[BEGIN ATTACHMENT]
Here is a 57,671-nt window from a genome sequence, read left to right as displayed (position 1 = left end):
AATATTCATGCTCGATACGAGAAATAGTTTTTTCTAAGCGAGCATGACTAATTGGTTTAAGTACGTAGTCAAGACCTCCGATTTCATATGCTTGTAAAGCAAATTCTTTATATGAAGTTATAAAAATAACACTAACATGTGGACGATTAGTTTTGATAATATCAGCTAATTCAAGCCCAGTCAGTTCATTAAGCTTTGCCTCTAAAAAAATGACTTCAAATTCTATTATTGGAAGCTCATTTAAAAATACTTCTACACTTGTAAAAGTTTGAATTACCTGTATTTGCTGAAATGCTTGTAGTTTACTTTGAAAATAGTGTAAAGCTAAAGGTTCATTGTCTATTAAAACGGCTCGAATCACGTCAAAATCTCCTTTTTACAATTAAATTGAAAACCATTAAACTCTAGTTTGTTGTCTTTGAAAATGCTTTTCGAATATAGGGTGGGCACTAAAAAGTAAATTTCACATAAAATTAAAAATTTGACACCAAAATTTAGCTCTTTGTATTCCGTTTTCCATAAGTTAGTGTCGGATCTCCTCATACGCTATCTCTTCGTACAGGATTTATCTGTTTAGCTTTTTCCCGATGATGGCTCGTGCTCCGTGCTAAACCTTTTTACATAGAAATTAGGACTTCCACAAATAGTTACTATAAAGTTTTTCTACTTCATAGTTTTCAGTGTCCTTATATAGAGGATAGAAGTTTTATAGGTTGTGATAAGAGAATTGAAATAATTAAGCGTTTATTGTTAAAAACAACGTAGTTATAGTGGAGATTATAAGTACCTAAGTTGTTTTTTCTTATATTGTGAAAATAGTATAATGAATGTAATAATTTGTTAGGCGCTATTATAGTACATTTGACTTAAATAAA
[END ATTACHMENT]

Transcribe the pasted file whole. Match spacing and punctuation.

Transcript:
Here is a 57,671-nt window from a genome sequence, read left to right as displayed (position 1 = left end):
AATATTCATGCTCGATACGAGAAATAGTTTTTTCTAAGCGAGCATGACTAATTGGTTTAAGTACGTAGTCAAGACCTCCGATTTCATATGCTTGTAAAGCAAATTCTTTATATGAAGTTATAAAAATAACACTAACATGTGGACGATTAGTTTTGATAATATCAGCTAATTCAAGCCCAGTCAGTTCATTAAGCTTTGCCTCTAAAAAAATGACTTCAAATTCTATTATTGGAAGCTCATTTAAAAATACTTCTACACTTGTAAAAGTTTGAATTACCTGTATTTGCTGAAATGCTTGTAGTTTACTTTGAAAATAGTGTAAAGCTAAAGGTTCATTGTCTATTAAAACGGCTCGAATCACGTCAAAATCTCCTTTTTACAATTAAATTGAAAACCATTAAACTCTAGTTTGTTGTCTTTGAAAATGCTTTTCGAATATAGGGTGGGCACTAAAAAGTAAATTTCACATAAAATTAAAAATTTGACACCAAAATTTAGCTCTTTGTATTCCGTTTTCCATAAGTTAGTGTCGGATCTCCTCATACGCTATCTCTTCGTACAGGATTTATCTGTTTAGCTTTTTCCCGATGATGGCTCGTGCTCCGTGCTAAACCTTTTTACATAGAAATTAGGACTTCCACAAATAGTTACTATAAAGTTTTTCTACTTCATAGTTTTCAGTGTCCTTATATAGAGGATAGAAGTTTTATAGGTTGTGATAAGAGAATTGAAATAATTAAGCGTTTATTGTTAAAAACAACGTAGTTATAGTGGAGATTATAAGTACCTAAGTTGTTTTTTCTTATATTGTGAAAATAGTATAATGAATGTAATAATTTGTTAGGCGCTATTATAGTACATTTGACTTAAATAAA